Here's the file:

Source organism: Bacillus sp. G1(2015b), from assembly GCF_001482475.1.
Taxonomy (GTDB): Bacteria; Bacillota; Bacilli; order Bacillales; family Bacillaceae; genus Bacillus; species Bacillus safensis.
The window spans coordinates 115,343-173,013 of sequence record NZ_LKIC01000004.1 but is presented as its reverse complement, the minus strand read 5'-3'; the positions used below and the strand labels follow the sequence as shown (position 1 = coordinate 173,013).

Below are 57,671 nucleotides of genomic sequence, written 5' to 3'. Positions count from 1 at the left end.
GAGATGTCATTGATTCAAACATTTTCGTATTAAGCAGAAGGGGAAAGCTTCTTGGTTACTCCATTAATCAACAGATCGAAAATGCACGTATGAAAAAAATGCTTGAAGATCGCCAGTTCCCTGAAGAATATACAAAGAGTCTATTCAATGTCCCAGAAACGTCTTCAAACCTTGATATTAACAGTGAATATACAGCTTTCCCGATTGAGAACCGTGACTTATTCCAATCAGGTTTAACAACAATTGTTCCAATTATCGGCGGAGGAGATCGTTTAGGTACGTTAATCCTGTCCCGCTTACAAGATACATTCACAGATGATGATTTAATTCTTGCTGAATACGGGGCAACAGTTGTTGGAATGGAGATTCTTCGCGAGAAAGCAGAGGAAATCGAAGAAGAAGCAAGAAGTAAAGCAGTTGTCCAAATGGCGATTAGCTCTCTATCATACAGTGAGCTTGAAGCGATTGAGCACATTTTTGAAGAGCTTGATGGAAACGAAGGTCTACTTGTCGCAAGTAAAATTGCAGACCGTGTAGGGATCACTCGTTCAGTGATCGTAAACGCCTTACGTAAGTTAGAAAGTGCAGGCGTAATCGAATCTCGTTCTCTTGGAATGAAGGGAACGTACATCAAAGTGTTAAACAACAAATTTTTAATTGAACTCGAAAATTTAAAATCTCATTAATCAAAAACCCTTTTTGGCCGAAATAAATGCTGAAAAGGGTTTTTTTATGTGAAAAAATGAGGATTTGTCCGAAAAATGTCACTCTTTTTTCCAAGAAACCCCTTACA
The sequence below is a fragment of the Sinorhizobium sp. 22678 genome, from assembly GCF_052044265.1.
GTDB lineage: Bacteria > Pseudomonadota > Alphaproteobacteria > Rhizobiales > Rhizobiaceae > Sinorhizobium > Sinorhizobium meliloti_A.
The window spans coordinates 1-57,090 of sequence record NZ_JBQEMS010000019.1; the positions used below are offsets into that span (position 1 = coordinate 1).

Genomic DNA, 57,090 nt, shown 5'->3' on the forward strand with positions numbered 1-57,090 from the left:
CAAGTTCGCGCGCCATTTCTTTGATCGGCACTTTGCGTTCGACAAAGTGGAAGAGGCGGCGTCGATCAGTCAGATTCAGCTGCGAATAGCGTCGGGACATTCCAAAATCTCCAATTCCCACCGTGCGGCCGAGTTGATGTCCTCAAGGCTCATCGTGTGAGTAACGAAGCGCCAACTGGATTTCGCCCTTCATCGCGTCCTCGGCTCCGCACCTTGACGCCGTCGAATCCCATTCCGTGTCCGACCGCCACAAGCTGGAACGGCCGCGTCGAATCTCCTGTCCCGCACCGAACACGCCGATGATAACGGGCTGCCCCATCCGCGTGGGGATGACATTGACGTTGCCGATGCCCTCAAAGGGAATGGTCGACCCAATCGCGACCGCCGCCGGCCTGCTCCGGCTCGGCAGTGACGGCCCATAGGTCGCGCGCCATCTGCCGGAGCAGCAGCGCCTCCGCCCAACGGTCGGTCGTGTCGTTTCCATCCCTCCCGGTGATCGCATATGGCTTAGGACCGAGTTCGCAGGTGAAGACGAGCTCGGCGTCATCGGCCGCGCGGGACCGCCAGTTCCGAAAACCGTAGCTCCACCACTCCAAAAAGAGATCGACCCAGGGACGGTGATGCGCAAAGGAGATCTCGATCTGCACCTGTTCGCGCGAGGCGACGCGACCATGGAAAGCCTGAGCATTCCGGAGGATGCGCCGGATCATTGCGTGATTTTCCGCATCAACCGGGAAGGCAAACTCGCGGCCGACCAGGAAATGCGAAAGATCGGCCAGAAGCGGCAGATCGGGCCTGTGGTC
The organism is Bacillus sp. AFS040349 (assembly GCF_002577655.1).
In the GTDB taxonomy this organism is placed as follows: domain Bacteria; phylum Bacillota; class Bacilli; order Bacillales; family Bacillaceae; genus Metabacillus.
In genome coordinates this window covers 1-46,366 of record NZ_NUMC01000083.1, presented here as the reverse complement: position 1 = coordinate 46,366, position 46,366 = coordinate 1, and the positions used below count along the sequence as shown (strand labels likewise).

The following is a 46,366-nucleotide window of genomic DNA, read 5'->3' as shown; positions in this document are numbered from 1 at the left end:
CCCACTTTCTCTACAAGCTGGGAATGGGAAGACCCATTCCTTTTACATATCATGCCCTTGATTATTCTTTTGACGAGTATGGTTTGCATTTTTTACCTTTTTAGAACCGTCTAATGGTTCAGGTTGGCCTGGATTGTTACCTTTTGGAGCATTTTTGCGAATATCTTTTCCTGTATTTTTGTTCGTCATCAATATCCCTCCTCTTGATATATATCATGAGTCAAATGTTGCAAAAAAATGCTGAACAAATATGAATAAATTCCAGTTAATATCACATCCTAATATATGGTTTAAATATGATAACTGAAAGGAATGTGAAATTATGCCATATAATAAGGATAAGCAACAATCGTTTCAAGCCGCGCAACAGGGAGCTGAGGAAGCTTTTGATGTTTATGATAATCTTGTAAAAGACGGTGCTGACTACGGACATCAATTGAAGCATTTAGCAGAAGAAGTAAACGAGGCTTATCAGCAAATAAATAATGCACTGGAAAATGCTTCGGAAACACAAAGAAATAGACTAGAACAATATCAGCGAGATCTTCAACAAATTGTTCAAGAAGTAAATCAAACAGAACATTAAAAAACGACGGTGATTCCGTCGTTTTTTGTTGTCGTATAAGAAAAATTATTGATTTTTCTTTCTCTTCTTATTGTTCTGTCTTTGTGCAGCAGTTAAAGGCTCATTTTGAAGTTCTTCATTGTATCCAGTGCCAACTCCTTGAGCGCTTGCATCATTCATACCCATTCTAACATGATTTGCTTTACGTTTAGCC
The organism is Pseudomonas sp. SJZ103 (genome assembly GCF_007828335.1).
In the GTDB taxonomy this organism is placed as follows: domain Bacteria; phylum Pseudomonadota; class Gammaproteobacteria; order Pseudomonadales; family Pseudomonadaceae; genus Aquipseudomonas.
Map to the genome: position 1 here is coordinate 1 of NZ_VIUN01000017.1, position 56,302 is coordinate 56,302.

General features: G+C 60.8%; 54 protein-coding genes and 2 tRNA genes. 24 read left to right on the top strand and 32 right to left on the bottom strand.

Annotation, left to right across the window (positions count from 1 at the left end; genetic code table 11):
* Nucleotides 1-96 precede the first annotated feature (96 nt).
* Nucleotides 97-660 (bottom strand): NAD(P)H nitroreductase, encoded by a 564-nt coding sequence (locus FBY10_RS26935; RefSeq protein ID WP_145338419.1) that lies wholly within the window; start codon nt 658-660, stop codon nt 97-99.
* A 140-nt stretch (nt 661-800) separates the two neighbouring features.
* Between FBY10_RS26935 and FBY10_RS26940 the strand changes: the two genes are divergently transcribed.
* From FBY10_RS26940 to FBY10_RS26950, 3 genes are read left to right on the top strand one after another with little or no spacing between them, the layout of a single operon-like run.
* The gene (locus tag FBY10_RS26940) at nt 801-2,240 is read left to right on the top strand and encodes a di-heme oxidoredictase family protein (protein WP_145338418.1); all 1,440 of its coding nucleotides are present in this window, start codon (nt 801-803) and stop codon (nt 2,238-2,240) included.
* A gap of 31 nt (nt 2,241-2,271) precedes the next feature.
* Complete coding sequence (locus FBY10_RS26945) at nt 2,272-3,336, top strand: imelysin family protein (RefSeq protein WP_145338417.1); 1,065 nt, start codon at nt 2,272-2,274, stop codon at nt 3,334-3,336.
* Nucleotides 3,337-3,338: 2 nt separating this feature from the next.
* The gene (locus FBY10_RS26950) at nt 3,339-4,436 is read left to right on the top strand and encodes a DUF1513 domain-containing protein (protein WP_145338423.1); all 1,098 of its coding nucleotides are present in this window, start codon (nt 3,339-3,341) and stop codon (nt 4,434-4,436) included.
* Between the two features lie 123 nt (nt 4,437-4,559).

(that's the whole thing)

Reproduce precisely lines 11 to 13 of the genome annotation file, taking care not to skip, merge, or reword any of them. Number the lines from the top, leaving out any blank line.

The organism is Bacillus sp. AFS040349 (assembly GCF_002577655.1).
In the GTDB taxonomy this organism is placed as follows: domain Bacteria; phylum Bacillota; class Bacilli; order Bacillales; family Bacillaceae; genus Metabacillus.
In genome coordinates this window covers 1-46,366 of record NZ_NUMC01000083.1, presented here as the reverse complement: position 1 = coordinate 46,366, position 46,366 = coordinate 1, and the positions used below count along the sequence as shown (strand labels likewise).